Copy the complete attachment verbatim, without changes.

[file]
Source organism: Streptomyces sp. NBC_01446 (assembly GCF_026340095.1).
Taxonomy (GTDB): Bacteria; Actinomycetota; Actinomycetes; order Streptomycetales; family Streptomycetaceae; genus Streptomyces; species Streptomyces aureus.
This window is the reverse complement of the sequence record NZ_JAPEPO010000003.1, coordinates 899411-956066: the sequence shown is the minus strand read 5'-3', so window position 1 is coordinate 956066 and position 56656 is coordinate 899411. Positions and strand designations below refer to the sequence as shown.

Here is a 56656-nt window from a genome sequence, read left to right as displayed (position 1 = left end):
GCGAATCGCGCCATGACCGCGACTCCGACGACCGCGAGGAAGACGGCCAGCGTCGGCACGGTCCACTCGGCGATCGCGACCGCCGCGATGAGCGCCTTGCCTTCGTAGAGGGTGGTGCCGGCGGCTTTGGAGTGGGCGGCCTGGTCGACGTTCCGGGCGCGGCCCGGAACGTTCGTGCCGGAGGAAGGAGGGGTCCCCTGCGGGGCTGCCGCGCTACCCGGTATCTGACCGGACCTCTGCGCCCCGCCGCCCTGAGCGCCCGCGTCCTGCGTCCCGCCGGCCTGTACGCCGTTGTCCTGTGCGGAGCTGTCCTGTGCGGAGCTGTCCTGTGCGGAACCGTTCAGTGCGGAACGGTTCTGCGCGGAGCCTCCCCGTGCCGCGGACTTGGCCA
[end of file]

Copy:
Source organism: Streptomyces sp. NBC_01446 (assembly GCF_026340095.1).
Taxonomy (GTDB): Bacteria; Actinomycetota; Actinomycetes; order Streptomycetales; family Streptomycetaceae; genus Streptomyces; species Streptomyces aureus.
This window is the reverse complement of the sequence record NZ_JAPEPO010000003.1, coordinates 899411-956066: the sequence shown is the minus strand read 5'-3', so window position 1 is coordinate 956066 and position 56656 is coordinate 899411. Positions and strand designations below refer to the sequence as shown.

Here is a 56656-nt window from a genome sequence, read left to right as displayed (position 1 = left end):
GCGAATCGCGCCATGACCGCGACTCCGACGACCGCGAGGAAGACGGCCAGCGTCGGCACGGTCCACTCGGCGATCGCGACCGCCGCGATGAGCGCCTTGCCTTCGTAGAGGGTGGTGCCGGCGGCTTTGGAGTGGGCGGCCTGGTCGACGTTCCGGGCGCGGCCCGGAACGTTCGTGCCGGAGGAAGGAGGGGTCCCCTGCGGGGCTGCCGCGCTACCCGGTATCTGACCGGACCTCTGCGCCCCGCCGCCCTGAGCGCCCGCGTCCTGCGTCCCGCCGGCCTGTACGCCGTTGTCCTGTGCGGAGCTGTCCTGTGCGGAGCTGTCCTGTGCGGAACCGTTCAGTGCGGAACGGTTCTGCGCGGAGCCTCCCCGTGCCGCGGACTTGGCCA